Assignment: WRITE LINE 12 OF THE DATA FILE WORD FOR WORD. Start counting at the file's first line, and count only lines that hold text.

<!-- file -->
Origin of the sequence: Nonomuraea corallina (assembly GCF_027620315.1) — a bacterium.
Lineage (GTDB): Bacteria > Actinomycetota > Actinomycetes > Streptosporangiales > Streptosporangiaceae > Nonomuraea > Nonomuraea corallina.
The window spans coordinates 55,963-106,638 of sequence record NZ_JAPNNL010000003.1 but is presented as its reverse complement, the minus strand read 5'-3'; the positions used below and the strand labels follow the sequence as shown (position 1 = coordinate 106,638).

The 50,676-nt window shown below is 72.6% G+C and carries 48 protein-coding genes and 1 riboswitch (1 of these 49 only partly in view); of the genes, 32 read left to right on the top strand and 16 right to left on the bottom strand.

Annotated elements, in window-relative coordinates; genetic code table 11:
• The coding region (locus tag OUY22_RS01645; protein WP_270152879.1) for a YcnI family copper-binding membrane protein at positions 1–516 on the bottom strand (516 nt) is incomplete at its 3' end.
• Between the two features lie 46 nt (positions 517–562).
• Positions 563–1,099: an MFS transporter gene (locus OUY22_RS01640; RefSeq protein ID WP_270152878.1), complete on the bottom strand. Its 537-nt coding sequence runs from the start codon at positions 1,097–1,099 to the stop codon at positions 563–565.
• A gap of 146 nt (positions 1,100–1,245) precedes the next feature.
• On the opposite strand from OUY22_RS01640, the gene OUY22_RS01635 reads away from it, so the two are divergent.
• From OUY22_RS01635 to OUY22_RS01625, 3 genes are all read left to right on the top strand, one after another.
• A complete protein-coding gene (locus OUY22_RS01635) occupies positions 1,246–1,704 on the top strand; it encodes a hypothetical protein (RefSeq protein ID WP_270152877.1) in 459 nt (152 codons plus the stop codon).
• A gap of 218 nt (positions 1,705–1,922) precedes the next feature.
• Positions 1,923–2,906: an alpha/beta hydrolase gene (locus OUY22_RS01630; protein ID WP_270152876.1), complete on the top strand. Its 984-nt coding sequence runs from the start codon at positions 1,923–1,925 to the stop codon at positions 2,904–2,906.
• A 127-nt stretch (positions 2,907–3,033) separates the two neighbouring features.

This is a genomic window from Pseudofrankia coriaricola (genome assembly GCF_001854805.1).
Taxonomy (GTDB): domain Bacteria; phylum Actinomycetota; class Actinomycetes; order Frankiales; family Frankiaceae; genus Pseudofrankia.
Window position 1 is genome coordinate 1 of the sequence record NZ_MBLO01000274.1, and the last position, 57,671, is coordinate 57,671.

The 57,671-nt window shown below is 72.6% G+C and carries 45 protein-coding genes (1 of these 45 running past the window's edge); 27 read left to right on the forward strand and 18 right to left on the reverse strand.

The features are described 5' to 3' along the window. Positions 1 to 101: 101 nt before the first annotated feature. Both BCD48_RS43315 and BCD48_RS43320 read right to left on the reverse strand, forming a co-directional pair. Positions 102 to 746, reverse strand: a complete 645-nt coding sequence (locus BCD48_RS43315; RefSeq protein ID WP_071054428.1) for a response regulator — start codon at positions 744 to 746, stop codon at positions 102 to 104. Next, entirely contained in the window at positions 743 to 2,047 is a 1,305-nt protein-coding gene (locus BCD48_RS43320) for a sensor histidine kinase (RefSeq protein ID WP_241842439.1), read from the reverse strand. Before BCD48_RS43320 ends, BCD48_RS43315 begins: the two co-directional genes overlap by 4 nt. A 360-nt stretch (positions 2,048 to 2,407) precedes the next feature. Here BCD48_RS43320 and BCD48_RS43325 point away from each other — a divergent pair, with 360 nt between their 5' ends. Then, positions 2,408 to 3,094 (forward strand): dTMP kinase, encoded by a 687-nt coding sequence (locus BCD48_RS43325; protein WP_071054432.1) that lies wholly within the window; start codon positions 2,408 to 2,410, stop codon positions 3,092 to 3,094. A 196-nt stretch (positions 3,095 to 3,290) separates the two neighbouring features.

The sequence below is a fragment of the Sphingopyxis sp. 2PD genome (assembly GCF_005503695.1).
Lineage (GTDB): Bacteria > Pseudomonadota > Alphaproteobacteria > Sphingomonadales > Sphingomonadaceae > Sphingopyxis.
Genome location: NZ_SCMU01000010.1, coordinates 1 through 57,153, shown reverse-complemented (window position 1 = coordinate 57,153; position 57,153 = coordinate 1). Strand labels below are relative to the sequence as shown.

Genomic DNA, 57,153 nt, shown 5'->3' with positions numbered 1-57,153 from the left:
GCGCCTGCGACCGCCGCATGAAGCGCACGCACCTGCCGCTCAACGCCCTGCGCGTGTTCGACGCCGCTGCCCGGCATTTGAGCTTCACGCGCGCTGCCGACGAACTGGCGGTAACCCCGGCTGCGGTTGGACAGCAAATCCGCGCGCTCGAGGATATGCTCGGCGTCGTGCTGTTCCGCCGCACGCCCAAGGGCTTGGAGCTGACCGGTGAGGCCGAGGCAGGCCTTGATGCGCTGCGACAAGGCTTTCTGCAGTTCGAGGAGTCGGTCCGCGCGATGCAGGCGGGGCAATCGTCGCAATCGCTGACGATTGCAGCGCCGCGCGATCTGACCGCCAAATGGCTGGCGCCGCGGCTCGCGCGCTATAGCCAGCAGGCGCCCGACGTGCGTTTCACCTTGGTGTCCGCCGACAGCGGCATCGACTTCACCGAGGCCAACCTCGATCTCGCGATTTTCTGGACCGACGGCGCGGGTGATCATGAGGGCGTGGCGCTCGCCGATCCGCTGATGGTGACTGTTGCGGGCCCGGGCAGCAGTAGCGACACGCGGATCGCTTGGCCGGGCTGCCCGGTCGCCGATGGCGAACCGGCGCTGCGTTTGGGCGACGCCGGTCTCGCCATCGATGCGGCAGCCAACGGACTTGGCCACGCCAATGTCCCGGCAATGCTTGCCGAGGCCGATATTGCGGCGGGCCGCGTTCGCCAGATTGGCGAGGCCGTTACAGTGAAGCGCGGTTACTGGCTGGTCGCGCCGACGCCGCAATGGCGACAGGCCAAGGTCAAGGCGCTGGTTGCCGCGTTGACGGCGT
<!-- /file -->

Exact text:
• A complete protein-coding gene (locus OUY22_RS01635) occupies positions 1,246–1,704 on the top strand; it encodes a hypothetical protein (RefSeq protein ID WP_270152877.1) in 459 nt (152 codons plus the stop codon).